The Transportation Security Administration will introduce PreCheck, a new prescreening program for low-risk travelers at 28 U.S. airports this year.
The Transportation Security Administration will introduce PreCheck, a new prescreening program for low-risk travelers, at 28 U.S. airports this year including Sea-Tac Airport.
Q: How does it work?
A: Travelers will go to a designated checkpoint where a TSA agent will scan boarding passes for a bar code indicating who has been cleared for expedited screening. Those passengers will be directed to a special lane where they likely will be allowed to keep on shoes, belts, jackets; leave laptops and liquids in carry-ons; and walk though a metal detector instead of a full-body scanner. We say “likely” because TSA still will do random extra screening, so no guarantees.
Q: Who is eligible?
- Mount St. Helens, still steaming, holds the world’s newest glacier
- Whitest big county in the U.S.? It’s us
- Seattle sets heat record for July 4
- For escapee, prison now will mean 23 hours a day in a cell
- Sound Transit planning heats up for light-rail expansion and public vote
Most Read Stories
A: In the initial phase, only high-mileage frequent fliers invited by certain airlines (Alaska Airlines in Seattle) and members of Nexus, Global Entry and Sentri, the expedited boarding-crossing programs run by the U.S. Customs and Border Protection agency.
Q: Will I know in advance if I’m pre-cleared?
A: Airlines notify passengers that they’re eligible for PreCheck, but the expedited clearance is on a per-flight basis. You don’t find out until an agent scans your boarding pass at the checkpoint.
Q: How soon will PreCheck come to Seattle?
A: Sometime this year. TSA hasn’t announced a date.
Q: What airports and airlines have PreCheck?
A: So far, TSA is testing the program with American Airlines in Chicago, Dallas, Miami, Las Vegas, Minneapolis, New York’s JFK and Los Angeles. Delta Air Lines customers can use lanes in Atlanta, Washington National, Detroit, Las Vegas, Salt Lake City and Minneapolis. TSA will add other airports as the year goes on.
Q: Is there a cost?
A: No. Nexus, Global Entry and Sentri members pay a fee to join, but nothing additional for PreCheck.
Q: What kind of personal information do I have to provide?
A: Frequent fliers submit their name, gender and birth date. Nexus, Global Entry and Sentri members supply more detailed information and submit to a personal interview, photo and digital-finger-print scan as part of the approval process for those programs.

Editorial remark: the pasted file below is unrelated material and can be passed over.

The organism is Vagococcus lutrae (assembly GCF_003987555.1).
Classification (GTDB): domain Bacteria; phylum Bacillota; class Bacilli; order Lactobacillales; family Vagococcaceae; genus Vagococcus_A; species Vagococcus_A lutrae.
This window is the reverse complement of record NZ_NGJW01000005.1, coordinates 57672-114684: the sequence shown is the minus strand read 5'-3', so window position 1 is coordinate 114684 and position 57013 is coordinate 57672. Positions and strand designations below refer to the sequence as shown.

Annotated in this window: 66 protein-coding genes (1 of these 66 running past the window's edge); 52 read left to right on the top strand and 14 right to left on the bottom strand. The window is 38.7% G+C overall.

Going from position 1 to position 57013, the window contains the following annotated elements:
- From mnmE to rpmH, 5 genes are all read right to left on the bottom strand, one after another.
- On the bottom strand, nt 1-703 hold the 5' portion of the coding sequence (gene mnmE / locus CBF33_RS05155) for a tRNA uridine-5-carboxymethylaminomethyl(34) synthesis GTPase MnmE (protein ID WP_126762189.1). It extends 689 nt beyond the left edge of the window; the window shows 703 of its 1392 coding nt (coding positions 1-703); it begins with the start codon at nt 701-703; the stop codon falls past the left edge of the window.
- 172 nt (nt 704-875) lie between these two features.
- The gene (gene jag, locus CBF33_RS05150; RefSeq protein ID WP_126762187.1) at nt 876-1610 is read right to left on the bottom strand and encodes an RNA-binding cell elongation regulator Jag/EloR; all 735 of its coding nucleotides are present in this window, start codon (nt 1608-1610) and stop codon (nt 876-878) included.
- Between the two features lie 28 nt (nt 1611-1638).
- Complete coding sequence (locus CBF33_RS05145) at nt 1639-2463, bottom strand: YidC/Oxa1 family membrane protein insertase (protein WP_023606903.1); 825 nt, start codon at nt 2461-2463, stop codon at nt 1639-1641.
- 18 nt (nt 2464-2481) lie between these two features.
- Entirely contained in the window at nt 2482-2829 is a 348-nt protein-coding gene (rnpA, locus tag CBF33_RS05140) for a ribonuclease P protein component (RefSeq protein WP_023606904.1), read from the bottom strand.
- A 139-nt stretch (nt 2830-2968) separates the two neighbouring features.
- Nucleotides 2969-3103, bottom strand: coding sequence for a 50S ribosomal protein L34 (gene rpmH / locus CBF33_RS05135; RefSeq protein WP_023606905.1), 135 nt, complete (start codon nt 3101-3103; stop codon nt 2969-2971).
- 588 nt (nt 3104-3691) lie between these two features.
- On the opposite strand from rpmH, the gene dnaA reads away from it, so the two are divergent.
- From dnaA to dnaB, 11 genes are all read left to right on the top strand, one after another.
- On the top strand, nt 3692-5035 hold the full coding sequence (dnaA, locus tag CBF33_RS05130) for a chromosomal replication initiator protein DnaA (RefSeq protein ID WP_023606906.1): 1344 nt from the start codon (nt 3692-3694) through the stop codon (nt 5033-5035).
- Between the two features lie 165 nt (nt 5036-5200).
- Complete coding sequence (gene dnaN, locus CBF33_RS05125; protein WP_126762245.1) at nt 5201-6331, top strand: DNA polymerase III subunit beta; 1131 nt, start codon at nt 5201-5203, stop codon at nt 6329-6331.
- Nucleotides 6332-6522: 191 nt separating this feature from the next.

Q: Do I have to do anything when making reservations or checking in online?
A: Nexus, Global Entry and Sentri members will be asked to enter their numbers (PASS ID) in the “Known Traveler number”field when booking reservations. The airline identifies others when its submits passenger reservation information to TSA, routine before every flight.
Q: What’s the difference among Nexus, Global Entry and Sentri?
A: Global Entry allows air travelers expedited entry into the U.S. from a foreign country.
Sentri is a similar program allowing members to use special lanes when crossing U.S./ Mexican land borders. Nexus is a joint U.S./Canadian program for land and sea border crossings and use of special lanes at Canadian airports for pre-clearance for flights from Canada to U.S.
Q: How do I join?
A: Use the Global Online Enrollment System (GOES) to apply for any of the three programs. The application process is the same, and members in any of the three are eligible for PreCheck. See https://goes-app.cbp.dhs.gov/main/goes.
Tip: The application fee for Nexus is $50 versus $100 for Global Entry and $122.25 for Sentri. Since membership in Nexus automatically makes you eligible to use both Global Entry and PreCheck, you’ll save by enrolling in Nexus.
For more information in how PreCheck will work, see www.tsa.gov/what_we_do/escreening.shtm
Have a question or comment
Contact Carol Pucci: email@example.com.
On Twitter @carolpucci.